This one is an oldie (in Internet terms) but a goodie. Even though it was published in 2002, The GigaLaw Guide to Internet Law is still an extremely valuable resource today. Written by Doug Isenberg, who founded GigaLaw.com, an Internet site consolidating news relating to Internet law (long before RSS feeds and newsreaders were popular, Doug hand edited the home page with fresh content daily). The daily e-mail updates almost always include an interesting story.
If you’ve never read Doug before, you’ll be surprised at how well he explains complicated legal issues, with technical detail, in an easy to understand manner. Over the past several years, this has been a valuable reference on my bookshelf. This isn’t a book you read cover to cover; it’s broken down into major parts (Copyright Law, Domain Names and Trademarks, Patent Law, Privacy, Free Speech and the First Amendment, Contract Law and High Technology, and Employment Law), with chapters focusing on specific topics in each part (COPPA, Spam, Message Board Misconduct, etc). Pick the topic you need and read that chapter for an overview of the issues and precedents.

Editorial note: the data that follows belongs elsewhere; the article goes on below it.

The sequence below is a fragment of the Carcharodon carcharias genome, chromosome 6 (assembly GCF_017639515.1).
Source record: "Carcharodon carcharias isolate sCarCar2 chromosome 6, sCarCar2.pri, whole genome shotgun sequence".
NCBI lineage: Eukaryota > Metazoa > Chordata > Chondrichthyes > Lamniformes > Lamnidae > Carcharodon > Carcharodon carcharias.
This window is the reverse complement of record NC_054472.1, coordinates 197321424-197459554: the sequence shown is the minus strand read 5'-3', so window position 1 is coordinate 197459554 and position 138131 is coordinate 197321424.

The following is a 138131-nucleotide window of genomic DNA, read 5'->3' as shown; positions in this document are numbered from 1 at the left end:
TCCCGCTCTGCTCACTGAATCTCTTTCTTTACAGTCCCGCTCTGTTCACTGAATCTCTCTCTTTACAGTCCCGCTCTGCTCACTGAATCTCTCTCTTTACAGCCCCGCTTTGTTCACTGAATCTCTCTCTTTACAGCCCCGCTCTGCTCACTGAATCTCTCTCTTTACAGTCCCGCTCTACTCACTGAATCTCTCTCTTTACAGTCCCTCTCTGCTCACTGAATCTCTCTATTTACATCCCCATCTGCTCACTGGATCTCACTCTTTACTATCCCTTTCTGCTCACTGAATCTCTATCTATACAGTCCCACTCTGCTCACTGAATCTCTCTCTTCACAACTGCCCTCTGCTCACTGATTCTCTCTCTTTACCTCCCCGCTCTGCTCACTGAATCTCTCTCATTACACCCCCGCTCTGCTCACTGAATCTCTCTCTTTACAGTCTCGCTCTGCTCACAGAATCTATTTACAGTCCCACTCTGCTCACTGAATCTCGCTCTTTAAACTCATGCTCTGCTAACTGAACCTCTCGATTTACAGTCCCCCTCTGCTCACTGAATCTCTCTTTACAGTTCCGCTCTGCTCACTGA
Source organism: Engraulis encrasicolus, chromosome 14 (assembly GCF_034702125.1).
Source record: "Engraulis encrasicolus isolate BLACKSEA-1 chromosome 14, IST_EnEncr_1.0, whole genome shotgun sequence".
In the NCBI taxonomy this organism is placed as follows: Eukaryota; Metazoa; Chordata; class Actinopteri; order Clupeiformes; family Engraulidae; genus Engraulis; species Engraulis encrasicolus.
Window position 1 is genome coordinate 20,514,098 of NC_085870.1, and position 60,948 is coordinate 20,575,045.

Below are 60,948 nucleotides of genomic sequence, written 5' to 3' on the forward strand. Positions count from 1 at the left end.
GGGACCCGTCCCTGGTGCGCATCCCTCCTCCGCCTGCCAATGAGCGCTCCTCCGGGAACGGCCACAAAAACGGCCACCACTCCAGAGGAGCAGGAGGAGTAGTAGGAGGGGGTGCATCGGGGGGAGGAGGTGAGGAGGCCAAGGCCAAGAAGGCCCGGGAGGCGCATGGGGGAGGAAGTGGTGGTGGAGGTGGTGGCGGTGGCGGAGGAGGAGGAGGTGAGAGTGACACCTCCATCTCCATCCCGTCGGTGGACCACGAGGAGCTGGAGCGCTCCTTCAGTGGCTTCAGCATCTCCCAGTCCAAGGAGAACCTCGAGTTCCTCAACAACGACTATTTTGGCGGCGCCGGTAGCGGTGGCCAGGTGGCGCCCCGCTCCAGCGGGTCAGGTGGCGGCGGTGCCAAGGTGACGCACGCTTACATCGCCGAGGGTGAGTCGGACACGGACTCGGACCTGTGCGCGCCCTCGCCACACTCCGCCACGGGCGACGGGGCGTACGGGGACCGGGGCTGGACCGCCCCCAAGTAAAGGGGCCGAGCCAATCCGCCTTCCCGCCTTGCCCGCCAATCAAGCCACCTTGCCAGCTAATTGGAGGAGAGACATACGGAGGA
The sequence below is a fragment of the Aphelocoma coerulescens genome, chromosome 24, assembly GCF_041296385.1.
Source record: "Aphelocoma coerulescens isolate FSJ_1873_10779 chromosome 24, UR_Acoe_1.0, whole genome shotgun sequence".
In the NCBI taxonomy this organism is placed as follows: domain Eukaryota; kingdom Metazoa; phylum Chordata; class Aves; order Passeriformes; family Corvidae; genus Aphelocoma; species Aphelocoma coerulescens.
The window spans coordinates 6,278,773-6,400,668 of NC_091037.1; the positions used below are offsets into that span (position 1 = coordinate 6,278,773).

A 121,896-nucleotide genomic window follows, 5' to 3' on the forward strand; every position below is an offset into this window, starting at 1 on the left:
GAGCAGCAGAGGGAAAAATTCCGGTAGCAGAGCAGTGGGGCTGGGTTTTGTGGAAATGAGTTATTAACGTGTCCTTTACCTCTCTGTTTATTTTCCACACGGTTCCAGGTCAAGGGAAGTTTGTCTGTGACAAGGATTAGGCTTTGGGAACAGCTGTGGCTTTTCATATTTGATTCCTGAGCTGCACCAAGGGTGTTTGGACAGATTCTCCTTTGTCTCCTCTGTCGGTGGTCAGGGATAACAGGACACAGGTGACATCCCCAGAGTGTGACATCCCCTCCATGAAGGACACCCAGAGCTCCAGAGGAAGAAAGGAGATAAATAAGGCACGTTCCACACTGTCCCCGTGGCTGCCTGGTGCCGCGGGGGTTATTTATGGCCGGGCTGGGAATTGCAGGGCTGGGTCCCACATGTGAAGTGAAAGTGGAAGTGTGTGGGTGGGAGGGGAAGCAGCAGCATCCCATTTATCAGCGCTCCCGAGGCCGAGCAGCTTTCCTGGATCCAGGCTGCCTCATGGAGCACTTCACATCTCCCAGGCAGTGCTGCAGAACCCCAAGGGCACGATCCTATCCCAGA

Since its original writing, additional cases have decided in many important areas, especially in Spam and privacy laws, so you shouldn’t take the case studies as a comprehensive list. Just to take a trip down memory lane, one of the case studies invloves a Playboy Playmate using “Playboy” in the META tags of her website. Blogs aren’t mentioned, but there is good discussion about message boards. The issues and arguments regarding each of these topics are still relevant, but finer issues have been worked out by additional precedents. It will be worth watching if Doug publishes an updated version. If so, it would be a good idea to get a copy immediately. If not, chapters such as “The Basics of Copyright Law” and “Website Development Agreements” make this is still an excellent (and understandable) introduction to complicated legal issues surrounding Internet law. This book is available in both print and downloadable electronic format from Amazon.